Planting and maintaining woody vegetation along streams provide a wealth of benefits. Research at the Stroud Water Center and elsewhere have shown that stream health is dependent on the presence of woody vegetation (trees and shrubs) along its banks.
When establishing forested buffers along streams, the width of that buffer will determine its function. A 50 foot wide buffer will help provide bank stability while a 250 foot wide buffer will help mitigate flooding, filter out pollutants and nutrients, and provide greater habitat for wildlife.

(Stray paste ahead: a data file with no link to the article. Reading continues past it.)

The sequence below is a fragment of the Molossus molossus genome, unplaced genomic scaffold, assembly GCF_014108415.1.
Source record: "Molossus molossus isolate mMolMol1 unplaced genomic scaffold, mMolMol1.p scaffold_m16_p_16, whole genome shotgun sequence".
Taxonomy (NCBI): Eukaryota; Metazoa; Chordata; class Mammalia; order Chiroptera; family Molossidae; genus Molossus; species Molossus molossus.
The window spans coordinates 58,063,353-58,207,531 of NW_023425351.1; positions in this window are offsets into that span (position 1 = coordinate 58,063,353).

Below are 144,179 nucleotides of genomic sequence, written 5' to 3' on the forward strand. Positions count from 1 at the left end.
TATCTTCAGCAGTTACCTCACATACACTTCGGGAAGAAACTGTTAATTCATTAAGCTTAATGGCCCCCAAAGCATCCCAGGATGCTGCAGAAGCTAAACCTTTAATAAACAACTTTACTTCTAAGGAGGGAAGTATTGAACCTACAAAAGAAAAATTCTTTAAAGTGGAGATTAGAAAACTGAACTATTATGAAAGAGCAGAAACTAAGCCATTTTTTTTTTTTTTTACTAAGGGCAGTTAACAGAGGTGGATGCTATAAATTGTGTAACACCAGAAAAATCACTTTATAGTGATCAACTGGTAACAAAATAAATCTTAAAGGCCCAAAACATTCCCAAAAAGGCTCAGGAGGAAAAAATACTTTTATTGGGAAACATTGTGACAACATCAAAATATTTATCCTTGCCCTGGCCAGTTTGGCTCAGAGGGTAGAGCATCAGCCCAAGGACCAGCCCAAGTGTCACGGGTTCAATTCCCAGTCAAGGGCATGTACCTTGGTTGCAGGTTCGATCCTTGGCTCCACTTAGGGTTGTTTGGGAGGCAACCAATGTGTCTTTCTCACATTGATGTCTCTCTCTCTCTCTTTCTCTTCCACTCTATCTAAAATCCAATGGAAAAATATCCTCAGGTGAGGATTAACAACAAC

Planting new forested buffers has become a state priority since the early 1990s, but regulations to protect existing buffers from removal do not exist. Municipalities can adopt ordinances to protect riparian buffers from development or removal.
For more information on Riparian Forest Buffers visit:
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